The 21st January is World Religion Day, a chance to learn about and celebrate all religions.
This provides a great opportunity for pupils to find out what makes each religion unique and special, including the various ways that religious beliefs can influence food choices, dietary practices and customs.
Below are just some ways that food and religion are linked:
- Thanks-giving before or after a meal. Many people of religious faith believe that all good things are a gift from their god and offer short prayers or thankful phrases at the start and/or end of each meal.
- Fasting. This means not eating or drinking certain or all food, drink (including water), or both, for a period of time. It can be practised for a number of reasons, including: being a way to develop patience and self-control, serving as a reminder of less fortunate people in the world or commemorating tragedies, helping people to reflect and repent and to meditate and strengthen their faith.
- Exclusion of certain foods considered to be prohibited to demonstrate faith. Prohibited or restricted foods are mostly foods of animal origin, including some or all meats and fish and sometimes eggs. Restrictions are based on religious rules or interpretations of religious scriptures.
- Symbolic foods/drinks consumed as part of religious rituals. Given the importance of food for all living things since the beginning of time, it is not surprising that images associated with what we eat have become important in religious traditions. There are many examples of symbolic foods arising from religious stories including:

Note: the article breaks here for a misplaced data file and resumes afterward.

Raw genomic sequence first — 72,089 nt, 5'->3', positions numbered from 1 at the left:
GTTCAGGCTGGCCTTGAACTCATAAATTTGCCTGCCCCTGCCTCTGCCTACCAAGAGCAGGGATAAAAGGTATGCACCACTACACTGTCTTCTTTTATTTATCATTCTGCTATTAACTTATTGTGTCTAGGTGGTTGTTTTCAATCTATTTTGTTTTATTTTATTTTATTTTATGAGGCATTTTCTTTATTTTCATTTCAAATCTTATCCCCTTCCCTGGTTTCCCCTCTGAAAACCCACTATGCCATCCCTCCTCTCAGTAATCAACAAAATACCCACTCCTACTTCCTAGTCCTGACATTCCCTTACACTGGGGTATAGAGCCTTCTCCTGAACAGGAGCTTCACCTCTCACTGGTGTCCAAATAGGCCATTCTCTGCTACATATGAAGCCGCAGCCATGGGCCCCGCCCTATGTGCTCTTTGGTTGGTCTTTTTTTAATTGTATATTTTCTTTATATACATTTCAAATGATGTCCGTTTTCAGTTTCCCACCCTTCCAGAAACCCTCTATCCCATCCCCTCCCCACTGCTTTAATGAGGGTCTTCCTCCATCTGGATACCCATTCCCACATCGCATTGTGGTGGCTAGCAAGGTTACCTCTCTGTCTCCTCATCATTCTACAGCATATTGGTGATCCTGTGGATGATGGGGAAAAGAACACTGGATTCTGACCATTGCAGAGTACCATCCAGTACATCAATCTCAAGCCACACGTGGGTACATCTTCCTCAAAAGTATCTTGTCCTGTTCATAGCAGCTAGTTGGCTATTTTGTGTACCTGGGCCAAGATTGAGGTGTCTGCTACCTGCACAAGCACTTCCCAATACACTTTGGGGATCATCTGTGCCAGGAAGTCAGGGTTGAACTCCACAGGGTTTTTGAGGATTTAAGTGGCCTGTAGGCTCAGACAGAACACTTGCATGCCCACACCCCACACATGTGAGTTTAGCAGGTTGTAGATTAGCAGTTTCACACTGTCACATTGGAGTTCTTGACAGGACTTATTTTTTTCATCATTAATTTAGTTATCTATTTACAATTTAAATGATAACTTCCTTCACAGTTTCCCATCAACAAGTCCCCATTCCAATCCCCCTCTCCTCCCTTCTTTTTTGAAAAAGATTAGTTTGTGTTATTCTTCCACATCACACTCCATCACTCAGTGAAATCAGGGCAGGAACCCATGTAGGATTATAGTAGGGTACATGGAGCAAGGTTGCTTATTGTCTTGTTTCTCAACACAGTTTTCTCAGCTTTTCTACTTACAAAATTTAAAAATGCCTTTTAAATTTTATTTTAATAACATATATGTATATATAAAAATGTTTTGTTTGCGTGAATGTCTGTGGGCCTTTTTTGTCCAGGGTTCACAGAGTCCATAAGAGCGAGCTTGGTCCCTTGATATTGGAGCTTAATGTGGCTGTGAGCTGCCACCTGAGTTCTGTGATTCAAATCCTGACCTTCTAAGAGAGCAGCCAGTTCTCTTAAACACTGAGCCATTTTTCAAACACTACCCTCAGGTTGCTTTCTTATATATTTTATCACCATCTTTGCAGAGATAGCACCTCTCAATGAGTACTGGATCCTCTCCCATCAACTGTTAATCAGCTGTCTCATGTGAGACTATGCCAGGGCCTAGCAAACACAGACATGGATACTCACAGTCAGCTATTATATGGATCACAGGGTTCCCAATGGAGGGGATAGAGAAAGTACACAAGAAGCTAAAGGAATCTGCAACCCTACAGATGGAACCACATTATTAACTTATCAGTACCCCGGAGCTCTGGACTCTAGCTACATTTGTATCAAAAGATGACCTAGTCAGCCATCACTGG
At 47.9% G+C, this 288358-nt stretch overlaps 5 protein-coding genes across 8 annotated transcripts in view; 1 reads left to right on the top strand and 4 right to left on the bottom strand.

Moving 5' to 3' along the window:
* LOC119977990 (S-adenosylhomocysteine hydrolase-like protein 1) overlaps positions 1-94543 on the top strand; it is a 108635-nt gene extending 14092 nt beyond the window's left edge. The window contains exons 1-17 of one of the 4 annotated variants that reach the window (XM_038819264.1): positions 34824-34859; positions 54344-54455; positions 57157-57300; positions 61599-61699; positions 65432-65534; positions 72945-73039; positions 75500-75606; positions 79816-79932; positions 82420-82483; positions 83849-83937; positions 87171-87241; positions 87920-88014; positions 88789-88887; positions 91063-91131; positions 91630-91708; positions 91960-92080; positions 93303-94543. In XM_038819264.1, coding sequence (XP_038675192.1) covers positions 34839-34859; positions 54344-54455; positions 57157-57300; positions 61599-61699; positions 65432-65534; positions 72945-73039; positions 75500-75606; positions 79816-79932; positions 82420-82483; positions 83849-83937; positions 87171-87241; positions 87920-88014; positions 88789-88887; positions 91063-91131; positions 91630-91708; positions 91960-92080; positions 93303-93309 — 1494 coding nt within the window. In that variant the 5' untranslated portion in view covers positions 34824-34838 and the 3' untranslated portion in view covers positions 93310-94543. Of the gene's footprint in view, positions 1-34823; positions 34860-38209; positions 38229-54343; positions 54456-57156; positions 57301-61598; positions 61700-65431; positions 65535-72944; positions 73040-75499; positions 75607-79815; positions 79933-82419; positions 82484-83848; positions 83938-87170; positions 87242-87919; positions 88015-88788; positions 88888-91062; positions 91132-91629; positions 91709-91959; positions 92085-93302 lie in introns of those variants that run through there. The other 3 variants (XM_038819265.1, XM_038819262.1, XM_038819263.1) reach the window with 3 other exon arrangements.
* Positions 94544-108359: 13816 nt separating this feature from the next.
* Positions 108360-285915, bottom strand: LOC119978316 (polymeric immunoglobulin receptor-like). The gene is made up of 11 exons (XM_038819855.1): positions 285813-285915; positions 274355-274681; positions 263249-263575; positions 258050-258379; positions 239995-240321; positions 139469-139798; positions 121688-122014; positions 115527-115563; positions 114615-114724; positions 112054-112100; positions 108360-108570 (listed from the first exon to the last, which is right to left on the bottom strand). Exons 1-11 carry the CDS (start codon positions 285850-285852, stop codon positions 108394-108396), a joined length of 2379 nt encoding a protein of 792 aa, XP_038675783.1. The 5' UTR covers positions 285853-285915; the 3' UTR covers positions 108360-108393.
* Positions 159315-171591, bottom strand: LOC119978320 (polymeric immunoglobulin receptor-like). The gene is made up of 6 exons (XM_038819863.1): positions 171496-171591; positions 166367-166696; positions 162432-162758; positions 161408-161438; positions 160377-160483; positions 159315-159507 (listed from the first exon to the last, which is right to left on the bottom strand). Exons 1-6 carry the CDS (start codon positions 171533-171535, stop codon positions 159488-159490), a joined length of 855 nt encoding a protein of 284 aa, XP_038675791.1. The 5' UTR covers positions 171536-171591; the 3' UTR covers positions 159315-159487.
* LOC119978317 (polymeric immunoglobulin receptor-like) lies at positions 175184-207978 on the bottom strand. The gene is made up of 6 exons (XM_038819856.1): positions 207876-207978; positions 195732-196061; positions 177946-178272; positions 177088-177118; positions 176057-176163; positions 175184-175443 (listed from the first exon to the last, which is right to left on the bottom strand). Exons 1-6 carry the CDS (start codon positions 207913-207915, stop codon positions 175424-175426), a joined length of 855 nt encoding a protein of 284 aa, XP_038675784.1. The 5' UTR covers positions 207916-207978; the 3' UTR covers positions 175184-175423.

Eggs: represent new life in Christianity and fertility and rebirth in Hinduism.
Honey: represents sweetness in numerous faiths
Lamb: represents sacrifice
Olive oil: is a symbol of healing, strength and fuel
The Passover Seder plate: is used in a ceremonial meal as part of the Jewish faith. It is a special plate with space for six foods and symbolises the Exodus from Egypt.
Dates: in the Islamic faith, they are traditionally eaten at the Iftar meal and break the fast of Ramadan. The prophet Muhammad broke his fast by eating three dates.
Ghee: when made with cow’s butter is important in Hinduism and is used in many religious ceremonies.
- Feasting as part of religious festivals and celebrations. For centuries, feasting on large portions of ‘special’ foods has been at the centre of many religious festivals and celebrations. In the past, the types of food eaten, would generally be foods which were not available or affordable for everyday consumption, for example certain meats, spices, sugar, fruits and nuts which were rare and expensive. Although this is still true today to some extent, celebratory ‘days’ are becoming weeks, and many ‘luxurious’ foods are now more affordable and available year-round.
As food often plays an important role in religious beliefs, World Religion Day could be the perfect time to get pupils involved with food preparation and cooking. Take a look at a few of our recipes:
- Baked Sweet Potato Latkes: a type of traditional Jewish potato pancake.
- Pancakes: traditionally eaten the day before Lent begins in the Christian calendar.
- Hot Cross Scone: the PhunkyFoods take on a Hot Cross Bun, traditionally eaten by Christians at Easter time.
Other learning activities relating to religion and food could include:
- Providing pupils with a range of religious objects relating to food and drink and asking them to find out what they are used for and why they are important to that faith e.g. a Seder plate, and a Communion chalice.
- Encourage pupils to research ingredients that are important to a particular faith group and ask them to design a suitable recipe using them.
- Ask the pupils to think about foods that are special to them and ask them to explain why to a friend.
- Ask the pupils to research different faiths and create posters that show and explain the dietary customs and practices.